New Media and Power Relations

In the past decade, the Internet has changed from a mere information provision system into a system that is increasingly centered on communication and community building (Fuchs et al. 2011). First and foremost, this evolution was driven by the rise of social media platforms such as Facebook or Wikipedia, whose participatory nature has spawned celebratory visions of a new age of collaboration and distributed power. However, social media (or new media) are a contradictory phenomenon, and not all observers are enthusiastic about their implications. While their basic premise is to engage users in collaborative production, sharing, and consumption of content, social media also enable “massive provision and storage of personal data that are systematically evaluated, marketed, and used for targeting users with advertising” (Fuchs et al. 2011, p.3). The potential for user surveillance serves as a good example of how social media might in fact give organizations more power over stakeholders, rather than less. Addressing the dual nature of new media, this paper explores the question of whether they really lead to distributed power, or simply reinforce, possibly even exacerbate power imbalances.

When discussing the implications of new media, optimistic scholars like Clay Shirky often emphasize “greater access to information, more opportunities to engage in public speech, and an enhanced ability to undertake collective action” (Shirky, 2011, p.29). Shirky believes that this eventually supports civil society and the public sphere. A strong point in his argumentation is that, through new media, “larger, looser groups can now take on some kinds of coordinated action, such as protest movements and public media campaigns, that were previously reserved for formal organizations” (Shirky, 2011, p.35). Anecdotal evidence for Shirky’s claims can be found in the upheaval of the Arab Spring, where new media have facilitated the coordination of public protest and challenged established institutions. But as usual, there are two sides to every coin. Just as authoritarian regimes are weakened, they are likely strengthened at the same time. Think of the implications of new media for the surveillance of dissidents, for example. However, this does not dampen the enthusiasm of techno-optimists, nor does it contain the hopefulness of utopian visions to the possibility of democratizing Middle Eastern nation states.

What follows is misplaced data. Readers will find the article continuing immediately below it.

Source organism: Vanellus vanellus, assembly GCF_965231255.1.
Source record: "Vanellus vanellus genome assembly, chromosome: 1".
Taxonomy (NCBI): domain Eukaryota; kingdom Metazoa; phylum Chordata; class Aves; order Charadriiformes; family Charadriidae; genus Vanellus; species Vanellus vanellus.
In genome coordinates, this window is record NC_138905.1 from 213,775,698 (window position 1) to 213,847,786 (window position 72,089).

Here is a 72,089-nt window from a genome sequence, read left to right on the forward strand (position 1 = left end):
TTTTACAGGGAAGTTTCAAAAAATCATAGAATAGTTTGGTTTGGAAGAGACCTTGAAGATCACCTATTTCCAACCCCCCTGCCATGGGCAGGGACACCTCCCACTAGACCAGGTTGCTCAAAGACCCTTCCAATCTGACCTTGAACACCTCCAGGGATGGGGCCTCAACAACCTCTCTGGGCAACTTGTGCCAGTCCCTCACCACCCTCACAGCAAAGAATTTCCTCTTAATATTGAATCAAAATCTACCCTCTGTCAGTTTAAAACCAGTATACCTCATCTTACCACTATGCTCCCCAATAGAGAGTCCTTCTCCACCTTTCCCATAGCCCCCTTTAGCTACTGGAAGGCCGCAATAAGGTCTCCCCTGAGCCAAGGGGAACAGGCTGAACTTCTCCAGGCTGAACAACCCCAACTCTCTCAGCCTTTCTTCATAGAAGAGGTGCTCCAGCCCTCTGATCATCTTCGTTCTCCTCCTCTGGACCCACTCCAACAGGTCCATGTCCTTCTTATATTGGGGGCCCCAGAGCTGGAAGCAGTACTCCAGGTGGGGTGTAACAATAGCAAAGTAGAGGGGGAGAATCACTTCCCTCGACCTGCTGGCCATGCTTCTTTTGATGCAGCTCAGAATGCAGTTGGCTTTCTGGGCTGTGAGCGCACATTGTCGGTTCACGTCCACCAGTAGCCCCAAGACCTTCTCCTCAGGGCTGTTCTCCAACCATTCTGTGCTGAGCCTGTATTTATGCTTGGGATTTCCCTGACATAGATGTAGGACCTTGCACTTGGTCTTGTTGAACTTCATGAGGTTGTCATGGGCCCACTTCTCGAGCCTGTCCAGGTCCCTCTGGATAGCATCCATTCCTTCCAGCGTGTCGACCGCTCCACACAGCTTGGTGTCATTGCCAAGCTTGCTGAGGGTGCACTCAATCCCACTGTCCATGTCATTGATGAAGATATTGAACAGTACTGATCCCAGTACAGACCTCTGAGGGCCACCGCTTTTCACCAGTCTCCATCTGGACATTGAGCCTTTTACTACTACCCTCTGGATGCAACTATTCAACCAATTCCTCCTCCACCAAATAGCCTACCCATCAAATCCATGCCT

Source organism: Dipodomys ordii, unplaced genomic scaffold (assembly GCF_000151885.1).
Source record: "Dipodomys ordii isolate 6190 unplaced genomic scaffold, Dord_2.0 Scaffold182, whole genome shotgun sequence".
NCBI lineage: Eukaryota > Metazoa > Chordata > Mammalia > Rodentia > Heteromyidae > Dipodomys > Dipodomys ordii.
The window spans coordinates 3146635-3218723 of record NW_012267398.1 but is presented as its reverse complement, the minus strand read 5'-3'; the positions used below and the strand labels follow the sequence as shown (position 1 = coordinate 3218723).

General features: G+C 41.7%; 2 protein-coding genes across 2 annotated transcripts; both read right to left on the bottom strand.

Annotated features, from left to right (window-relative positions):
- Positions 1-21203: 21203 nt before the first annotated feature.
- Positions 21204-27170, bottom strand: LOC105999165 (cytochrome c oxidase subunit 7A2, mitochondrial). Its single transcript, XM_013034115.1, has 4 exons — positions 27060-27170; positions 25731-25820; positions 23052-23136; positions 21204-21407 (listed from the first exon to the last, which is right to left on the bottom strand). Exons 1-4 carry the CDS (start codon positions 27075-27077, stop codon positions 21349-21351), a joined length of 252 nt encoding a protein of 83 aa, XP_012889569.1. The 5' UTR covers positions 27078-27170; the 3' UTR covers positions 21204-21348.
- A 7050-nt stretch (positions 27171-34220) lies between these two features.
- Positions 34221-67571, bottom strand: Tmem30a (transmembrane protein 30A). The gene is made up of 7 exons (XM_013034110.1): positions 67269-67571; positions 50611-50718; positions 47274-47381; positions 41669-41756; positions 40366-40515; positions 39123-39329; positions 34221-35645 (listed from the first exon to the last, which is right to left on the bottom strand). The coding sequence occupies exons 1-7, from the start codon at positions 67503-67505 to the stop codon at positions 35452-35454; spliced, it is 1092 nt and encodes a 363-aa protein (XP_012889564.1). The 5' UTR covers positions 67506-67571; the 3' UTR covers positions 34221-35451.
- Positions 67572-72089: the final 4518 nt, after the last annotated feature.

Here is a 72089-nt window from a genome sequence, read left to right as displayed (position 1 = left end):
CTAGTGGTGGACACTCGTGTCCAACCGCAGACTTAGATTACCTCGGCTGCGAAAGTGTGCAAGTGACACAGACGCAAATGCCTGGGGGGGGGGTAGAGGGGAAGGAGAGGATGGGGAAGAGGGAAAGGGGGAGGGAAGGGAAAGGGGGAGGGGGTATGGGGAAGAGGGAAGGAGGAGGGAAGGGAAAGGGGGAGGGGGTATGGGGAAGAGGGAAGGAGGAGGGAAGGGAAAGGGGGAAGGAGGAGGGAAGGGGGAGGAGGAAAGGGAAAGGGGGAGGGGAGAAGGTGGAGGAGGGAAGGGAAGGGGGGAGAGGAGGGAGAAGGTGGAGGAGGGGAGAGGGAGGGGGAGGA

As more and more organizations are introducing internal, company-maintained social networks in an attempt to improve collaboration and communication on the job (‘Is business-centric’, 2011), some observers proclaim the democratization of the workplace (cf. Doolittle, 2012). Often, the argument goes that “by creating an environment where employees can dialogue with anyone from their organization”, social media have the power to flatten corporate hierarchies (Doolittle, 2012). But it is doubtful that such idealistic scenarios can be achieved in practice (‘Is business-centric’, 2011). And while the benefits remain theoretical, the trade-offs are often quite realistic. One need not be a political protester in Egypt in order to be concerned about surveillance through new media. Fuchs et al. (2011) observe that digital traces on company social networks often permit the precise reconstruction and documentation of employee activities.

A popular worry among European users of social media is that employers could gain access to personal information that is harmful to career opportunity. Considering that corporations are increasingly finding ways to capitalize on the surveillance potential of new media, this is a valid concern. Popular media frequently report that companies search Google or social networking sites to gather information on (potential) employees (cf. Tokc-Wilde, 2011). But it would be false to assume that corporations’ interests lie only in the workforce. Primarily, firms want to gather intelligence on consumers, and a good way to do this is through social media. Via complicated terms of service agreements, companies like Facebook (or any provider of a Facebook app) gain consumers’ permission to track their personal web activity for the purpose of consumer profiling and targeted advertising (Fuchs et al. 2011). Often, however, the legitimacy of consumer consent is questionable. Privacy policies are so lengthy, deliberately vague, and obfuscated through legal jargon, that many consumers grant these privileges unknowingly. Additionally, consumers might feel pressured to accept such agreement because they fear that the scale of social media adoption could lead to the social exclusion of non-participants. These circumstances can hardly be considered empowering. Instead, they hint at social inequality. Weaker groups, who might not fully understand the implications of being active on a social networking site, are exploited at the benefit of stronger groups (corporations), who set the rules, supported by an expensive legal team.